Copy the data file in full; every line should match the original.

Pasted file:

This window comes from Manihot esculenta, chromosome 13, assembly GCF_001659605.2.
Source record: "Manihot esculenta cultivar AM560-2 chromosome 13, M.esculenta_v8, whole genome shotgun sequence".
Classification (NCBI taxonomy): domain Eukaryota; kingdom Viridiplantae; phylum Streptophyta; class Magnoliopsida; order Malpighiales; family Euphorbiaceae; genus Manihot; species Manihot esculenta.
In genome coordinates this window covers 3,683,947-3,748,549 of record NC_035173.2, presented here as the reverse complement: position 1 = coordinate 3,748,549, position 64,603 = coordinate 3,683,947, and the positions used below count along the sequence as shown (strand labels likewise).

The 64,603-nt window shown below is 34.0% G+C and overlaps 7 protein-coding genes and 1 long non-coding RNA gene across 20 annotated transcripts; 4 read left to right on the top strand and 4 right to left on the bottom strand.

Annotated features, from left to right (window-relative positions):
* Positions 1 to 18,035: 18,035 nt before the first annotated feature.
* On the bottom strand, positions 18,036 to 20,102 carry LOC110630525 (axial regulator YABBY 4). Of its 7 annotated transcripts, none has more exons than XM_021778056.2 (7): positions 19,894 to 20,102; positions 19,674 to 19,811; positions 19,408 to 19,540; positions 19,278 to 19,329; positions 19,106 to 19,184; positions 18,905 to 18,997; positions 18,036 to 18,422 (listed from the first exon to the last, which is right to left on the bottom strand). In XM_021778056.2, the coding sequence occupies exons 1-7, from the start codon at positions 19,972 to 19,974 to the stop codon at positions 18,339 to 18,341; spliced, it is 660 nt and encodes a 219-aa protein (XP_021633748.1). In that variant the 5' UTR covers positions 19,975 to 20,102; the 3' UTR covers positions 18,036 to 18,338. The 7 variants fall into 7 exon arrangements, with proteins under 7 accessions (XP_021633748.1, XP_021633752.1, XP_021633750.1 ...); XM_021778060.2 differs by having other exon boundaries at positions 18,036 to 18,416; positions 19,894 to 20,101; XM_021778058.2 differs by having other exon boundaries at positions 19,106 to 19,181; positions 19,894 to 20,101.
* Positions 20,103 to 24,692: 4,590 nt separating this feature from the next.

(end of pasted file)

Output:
This window comes from Manihot esculenta, chromosome 13, assembly GCF_001659605.2.
Source record: "Manihot esculenta cultivar AM560-2 chromosome 13, M.esculenta_v8, whole genome shotgun sequence".
Classification (NCBI taxonomy): domain Eukaryota; kingdom Viridiplantae; phylum Streptophyta; class Magnoliopsida; order Malpighiales; family Euphorbiaceae; genus Manihot; species Manihot esculenta.
In genome coordinates this window covers 3,683,947-3,748,549 of record NC_035173.2, presented here as the reverse complement: position 1 = coordinate 3,748,549, position 64,603 = coordinate 3,683,947, and the positions used below count along the sequence as shown (strand labels likewise).

The 64,603-nt window shown below is 34.0% G+C and overlaps 7 protein-coding genes and 1 long non-coding RNA gene across 20 annotated transcripts; 4 read left to right on the top strand and 4 right to left on the bottom strand.

Annotated features, from left to right (window-relative positions):
* Positions 1 to 18,035: 18,035 nt before the first annotated feature.
* On the bottom strand, positions 18,036 to 20,102 carry LOC110630525 (axial regulator YABBY 4). Of its 7 annotated transcripts, none has more exons than XM_021778056.2 (7): positions 19,894 to 20,102; positions 19,674 to 19,811; positions 19,408 to 19,540; positions 19,278 to 19,329; positions 19,106 to 19,184; positions 18,905 to 18,997; positions 18,036 to 18,422 (listed from the first exon to the last, which is right to left on the bottom strand). In XM_021778056.2, the coding sequence occupies exons 1-7, from the start codon at positions 19,972 to 19,974 to the stop codon at positions 18,339 to 18,341; spliced, it is 660 nt and encodes a 219-aa protein (XP_021633748.1). In that variant the 5' UTR covers positions 19,975 to 20,102; the 3' UTR covers positions 18,036 to 18,338. The 7 variants fall into 7 exon arrangements, with proteins under 7 accessions (XP_021633748.1, XP_021633752.1, XP_021633750.1 ...); XM_021778060.2 differs by having other exon boundaries at positions 18,036 to 18,416; positions 19,894 to 20,101; XM_021778058.2 differs by having other exon boundaries at positions 19,106 to 19,181; positions 19,894 to 20,101.
* Positions 20,103 to 24,692: 4,590 nt separating this feature from the next.